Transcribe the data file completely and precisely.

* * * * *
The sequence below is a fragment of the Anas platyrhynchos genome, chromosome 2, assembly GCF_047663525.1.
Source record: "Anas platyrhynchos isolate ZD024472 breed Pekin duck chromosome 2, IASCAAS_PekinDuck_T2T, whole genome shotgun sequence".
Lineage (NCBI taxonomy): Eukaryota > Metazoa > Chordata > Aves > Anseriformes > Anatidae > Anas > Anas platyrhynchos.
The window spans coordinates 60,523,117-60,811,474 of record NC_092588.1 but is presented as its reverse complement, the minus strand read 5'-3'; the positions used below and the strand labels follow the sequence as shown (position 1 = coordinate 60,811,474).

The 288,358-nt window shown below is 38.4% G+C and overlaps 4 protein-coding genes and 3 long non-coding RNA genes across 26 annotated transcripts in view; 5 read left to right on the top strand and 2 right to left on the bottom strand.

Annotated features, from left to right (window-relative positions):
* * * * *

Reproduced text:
The sequence below is a fragment of the Anas platyrhynchos genome, chromosome 2, assembly GCF_047663525.1.
Source record: "Anas platyrhynchos isolate ZD024472 breed Pekin duck chromosome 2, IASCAAS_PekinDuck_T2T, whole genome shotgun sequence".
Lineage (NCBI taxonomy): Eukaryota > Metazoa > Chordata > Aves > Anseriformes > Anatidae > Anas > Anas platyrhynchos.
The window spans coordinates 60,523,117-60,811,474 of record NC_092588.1 but is presented as its reverse complement, the minus strand read 5'-3'; the positions used below and the strand labels follow the sequence as shown (position 1 = coordinate 60,811,474).

The 288,358-nt window shown below is 38.4% G+C and overlaps 4 protein-coding genes and 3 long non-coding RNA genes across 26 annotated transcripts in view; 5 read left to right on the top strand and 2 right to left on the bottom strand.

Annotated features, from left to right (window-relative positions):